NHL & NHLPA Need to Split the Difference – It’s That Simple


As the hockey worlds sits in limbo waiting for the U.S federal mediators to decide if the NHL and NHLPA should continue negotiations, the lockout goes on and on and on……..

One NHL governor told ESPN.com that he has the key to a new CBA and it’s as simple as splitting the difference of what’s on the table.  Yes, it’s that simple but let’s take a look anyway.  Scott Burnside of ESPN has the story.

The governor who remains nameless has a framework of a deal in mind that he feels both sides would be willing to explore and quite possibly sign off on.

Providing the “make-whole” money remains at the agreed upon $300 million and some other details remain in play, the governor says the rest is a matter of meeting in the middle.

The owners want a new CBA of 10-years in length with a player opt-out clause after 8 years.  The players want an 8-year deal with an opt-out after 6.  The proposal from this executive says a 9-year deal with an opt-out after 7-years would be appealing to both the owners and players.

The next hurdle that currently stands in the way is the length of contracts that teams can sign free agents to. The league wants a five-year maximum while the players are seeking a seven-year max.  The recommended option?  You guessed it, a six-year maximum with some protection around the front-load/back-diving clauses that we are seeing in more free-agents contracts in recent years.

There is also the detail of how long a free-agent can resign with his current club.  The league is willing to allow seven-years in this case but the players want nine-years.  Again, a proposed eight-year maximum in these circumstances should be enough to get both sides to agree.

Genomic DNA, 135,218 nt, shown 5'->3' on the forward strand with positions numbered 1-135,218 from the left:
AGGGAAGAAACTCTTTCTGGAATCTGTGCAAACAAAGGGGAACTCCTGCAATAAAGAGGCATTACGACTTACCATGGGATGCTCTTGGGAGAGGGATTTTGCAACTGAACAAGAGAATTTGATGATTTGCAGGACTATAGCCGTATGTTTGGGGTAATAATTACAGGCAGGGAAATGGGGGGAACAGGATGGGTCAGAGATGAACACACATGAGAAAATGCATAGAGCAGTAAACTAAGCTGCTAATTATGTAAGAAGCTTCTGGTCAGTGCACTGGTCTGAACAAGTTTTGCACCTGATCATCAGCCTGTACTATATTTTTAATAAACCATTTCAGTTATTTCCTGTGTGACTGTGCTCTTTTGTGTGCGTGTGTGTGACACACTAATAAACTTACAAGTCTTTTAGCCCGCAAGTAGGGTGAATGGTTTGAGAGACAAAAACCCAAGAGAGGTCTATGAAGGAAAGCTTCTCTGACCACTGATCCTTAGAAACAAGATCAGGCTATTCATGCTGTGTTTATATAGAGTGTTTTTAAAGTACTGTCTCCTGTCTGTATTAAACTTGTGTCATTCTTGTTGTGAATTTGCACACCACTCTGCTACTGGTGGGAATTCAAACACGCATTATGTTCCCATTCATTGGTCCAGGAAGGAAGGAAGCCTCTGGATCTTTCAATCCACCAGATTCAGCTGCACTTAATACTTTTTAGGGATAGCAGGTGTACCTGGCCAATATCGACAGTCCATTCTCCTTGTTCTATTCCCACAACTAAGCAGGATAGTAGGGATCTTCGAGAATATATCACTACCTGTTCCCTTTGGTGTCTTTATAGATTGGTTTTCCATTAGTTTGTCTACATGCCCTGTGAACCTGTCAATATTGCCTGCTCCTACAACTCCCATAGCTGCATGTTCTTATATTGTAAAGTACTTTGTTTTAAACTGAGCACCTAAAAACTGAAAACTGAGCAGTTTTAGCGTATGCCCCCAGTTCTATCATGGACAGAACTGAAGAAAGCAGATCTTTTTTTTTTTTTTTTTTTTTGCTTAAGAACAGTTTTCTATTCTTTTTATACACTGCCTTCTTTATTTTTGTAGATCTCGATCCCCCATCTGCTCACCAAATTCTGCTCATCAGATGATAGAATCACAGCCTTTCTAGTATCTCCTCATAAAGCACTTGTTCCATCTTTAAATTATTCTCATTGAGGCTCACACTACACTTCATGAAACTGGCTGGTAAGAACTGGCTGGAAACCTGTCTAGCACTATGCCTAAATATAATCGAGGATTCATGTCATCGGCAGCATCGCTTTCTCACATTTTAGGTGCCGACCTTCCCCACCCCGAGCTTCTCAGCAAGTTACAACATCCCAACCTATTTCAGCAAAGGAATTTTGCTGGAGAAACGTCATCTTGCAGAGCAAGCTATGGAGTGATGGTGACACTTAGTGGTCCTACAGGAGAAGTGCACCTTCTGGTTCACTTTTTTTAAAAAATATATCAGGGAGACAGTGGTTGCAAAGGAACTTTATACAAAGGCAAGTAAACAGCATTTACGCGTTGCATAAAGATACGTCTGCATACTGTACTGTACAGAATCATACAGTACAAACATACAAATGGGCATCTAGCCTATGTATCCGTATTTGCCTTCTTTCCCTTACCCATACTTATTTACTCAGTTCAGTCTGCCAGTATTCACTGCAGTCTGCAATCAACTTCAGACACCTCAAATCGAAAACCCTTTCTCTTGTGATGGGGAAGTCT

Burnside goes on to briefly mention the simple buy-out options as along as they remain within the salary cap.  This is a sticking point, albeit a minor one compared to the two major issues mentioned above.

It’s been said that the players would take this type of deal to a vote and it’s speculated that this would be enough for them to agree to a new CBA.  Then, finally then hockey would return to it’s rightful rinks; the NHL rinks.

Sounds simple doesn’t it.  Maybe too simple in this case when you have the humongous egos of Gary Bettman and Donald Fehr involved.  After all, when six owners met with eighteen players there was great progress made and only to see it fall apart when Fehr and Bettman re-entered the picture.

It’s been said on TSN last week that the owners don’t care for Fehr and won’t deal with him.  If this is true a new CBA isn’t likely to happen anytime soon meaning we’d lose not only this season but next year’s as well.

If the two sides are truly as close to a deal as we are being led to believe they are, then having this proposed should not only restart negotiations, but fast track the process to a new deal.  Unless of course this whole ordeal  has become personal which Don Cherry believes for Gary Bettman it has.  If that’s the case we can kiss hockey goodbye for this year.

Let’s hope this one governor has enough support from his colleagues that the NHL and NHLPA will at least entertain the idea of negotiating over this potential proposal.  Without it they’ll likely continue to spin their tires in the mud, driving the game deeper and deeper into the ground.